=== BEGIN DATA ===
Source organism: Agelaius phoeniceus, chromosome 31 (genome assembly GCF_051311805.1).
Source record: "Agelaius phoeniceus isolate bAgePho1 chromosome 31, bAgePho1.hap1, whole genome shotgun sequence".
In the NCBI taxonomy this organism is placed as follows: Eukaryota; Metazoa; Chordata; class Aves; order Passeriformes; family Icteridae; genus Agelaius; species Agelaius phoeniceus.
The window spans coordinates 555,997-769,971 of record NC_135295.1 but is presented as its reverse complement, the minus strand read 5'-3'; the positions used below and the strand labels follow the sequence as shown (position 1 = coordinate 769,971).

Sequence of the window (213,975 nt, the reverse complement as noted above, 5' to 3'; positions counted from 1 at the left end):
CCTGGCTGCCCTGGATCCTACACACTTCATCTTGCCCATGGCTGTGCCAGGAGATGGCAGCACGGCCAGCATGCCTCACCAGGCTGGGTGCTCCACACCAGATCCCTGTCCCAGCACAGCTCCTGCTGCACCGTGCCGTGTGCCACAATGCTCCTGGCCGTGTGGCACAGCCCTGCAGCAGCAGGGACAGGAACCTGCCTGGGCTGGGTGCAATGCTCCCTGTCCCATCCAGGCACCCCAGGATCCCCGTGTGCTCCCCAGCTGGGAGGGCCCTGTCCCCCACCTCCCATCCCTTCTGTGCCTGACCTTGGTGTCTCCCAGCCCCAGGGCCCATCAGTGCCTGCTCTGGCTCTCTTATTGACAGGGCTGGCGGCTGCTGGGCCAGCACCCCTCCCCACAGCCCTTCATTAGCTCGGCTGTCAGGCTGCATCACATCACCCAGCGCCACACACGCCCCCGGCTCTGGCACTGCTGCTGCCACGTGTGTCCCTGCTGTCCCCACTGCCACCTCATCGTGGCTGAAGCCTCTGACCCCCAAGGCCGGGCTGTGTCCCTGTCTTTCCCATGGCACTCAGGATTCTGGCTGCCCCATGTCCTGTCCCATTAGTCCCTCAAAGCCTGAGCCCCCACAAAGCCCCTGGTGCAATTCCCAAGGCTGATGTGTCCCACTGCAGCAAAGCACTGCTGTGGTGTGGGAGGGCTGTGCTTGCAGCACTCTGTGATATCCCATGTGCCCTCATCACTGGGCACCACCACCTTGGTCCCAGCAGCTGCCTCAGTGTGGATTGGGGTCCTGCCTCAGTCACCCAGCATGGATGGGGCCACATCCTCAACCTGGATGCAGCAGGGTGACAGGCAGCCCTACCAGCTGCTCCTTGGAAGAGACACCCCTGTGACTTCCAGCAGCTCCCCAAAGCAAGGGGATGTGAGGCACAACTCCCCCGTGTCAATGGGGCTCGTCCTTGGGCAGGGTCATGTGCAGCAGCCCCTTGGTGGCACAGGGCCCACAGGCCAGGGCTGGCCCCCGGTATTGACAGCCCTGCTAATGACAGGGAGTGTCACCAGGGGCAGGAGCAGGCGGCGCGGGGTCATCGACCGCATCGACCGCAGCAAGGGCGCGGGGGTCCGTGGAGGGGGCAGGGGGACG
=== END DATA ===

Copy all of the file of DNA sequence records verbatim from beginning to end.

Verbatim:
Source organism: Agelaius phoeniceus, chromosome 31 (genome assembly GCF_051311805.1).
Source record: "Agelaius phoeniceus isolate bAgePho1 chromosome 31, bAgePho1.hap1, whole genome shotgun sequence".
In the NCBI taxonomy this organism is placed as follows: Eukaryota; Metazoa; Chordata; class Aves; order Passeriformes; family Icteridae; genus Agelaius; species Agelaius phoeniceus.
The window spans coordinates 555,997-769,971 of record NC_135295.1 but is presented as its reverse complement, the minus strand read 5'-3'; the positions used below and the strand labels follow the sequence as shown (position 1 = coordinate 769,971).

Sequence of the window (213,975 nt, the reverse complement as noted above, 5' to 3'; positions counted from 1 at the left end):
CCTGGCTGCCCTGGATCCTACACACTTCATCTTGCCCATGGCTGTGCCAGGAGATGGCAGCACGGCCAGCATGCCTCACCAGGCTGGGTGCTCCACACCAGATCCCTGTCCCAGCACAGCTCCTGCTGCACCGTGCCGTGTGCCACAATGCTCCTGGCCGTGTGGCACAGCCCTGCAGCAGCAGGGACAGGAACCTGCCTGGGCTGGGTGCAATGCTCCCTGTCCCATCCAGGCACCCCAGGATCCCCGTGTGCTCCCCAGCTGGGAGGGCCCTGTCCCCCACCTCCCATCCCTTCTGTGCCTGACCTTGGTGTCTCCCAGCCCCAGGGCCCATCAGTGCCTGCTCTGGCTCTCTTATTGACAGGGCTGGCGGCTGCTGGGCCAGCACCCCTCCCCACAGCCCTTCATTAGCTCGGCTGTCAGGCTGCATCACATCACCCAGCGCCACACACGCCCCCGGCTCTGGCACTGCTGCTGCCACGTGTGTCCCTGCTGTCCCCACTGCCACCTCATCGTGGCTGAAGCCTCTGACCCCCAAGGCCGGGCTGTGTCCCTGTCTTTCCCATGGCACTCAGGATTCTGGCTGCCCCATGTCCTGTCCCATTAGTCCCTCAAAGCCTGAGCCCCCACAAAGCCCCTGGTGCAATTCCCAAGGCTGATGTGTCCCACTGCAGCAAAGCACTGCTGTGGTGTGGGAGGGCTGTGCTTGCAGCACTCTGTGATATCCCATGTGCCCTCATCACTGGGCACCACCACCTTGGTCCCAGCAGCTGCCTCAGTGTGGATTGGGGTCCTGCCTCAGTCACCCAGCATGGATGGGGCCACATCCTCAACCTGGATGCAGCAGGGTGACAGGCAGCCCTACCAGCTGCTCCTTGGAAGAGACACCCCTGTGACTTCCAGCAGCTCCCCAAAGCAAGGGGATGTGAGGCACAACTCCCCCGTGTCAATGGGGCTCGTCCTTGGGCAGGGTCATGTGCAGCAGCCCCTTGGTGGCACAGGGCCCACAGGCCAGGGCTGGCCCCCGGTATTGACAGCCCTGCTAATGACAGGGAGTGTCACCAGGGGCAGGAGCAGGCGGCGCGGGGTCATCGACCGCATCGACCGCAGCAAGGGCGCGGGGGTCCGTGGAGGGGGCAGGGGGACG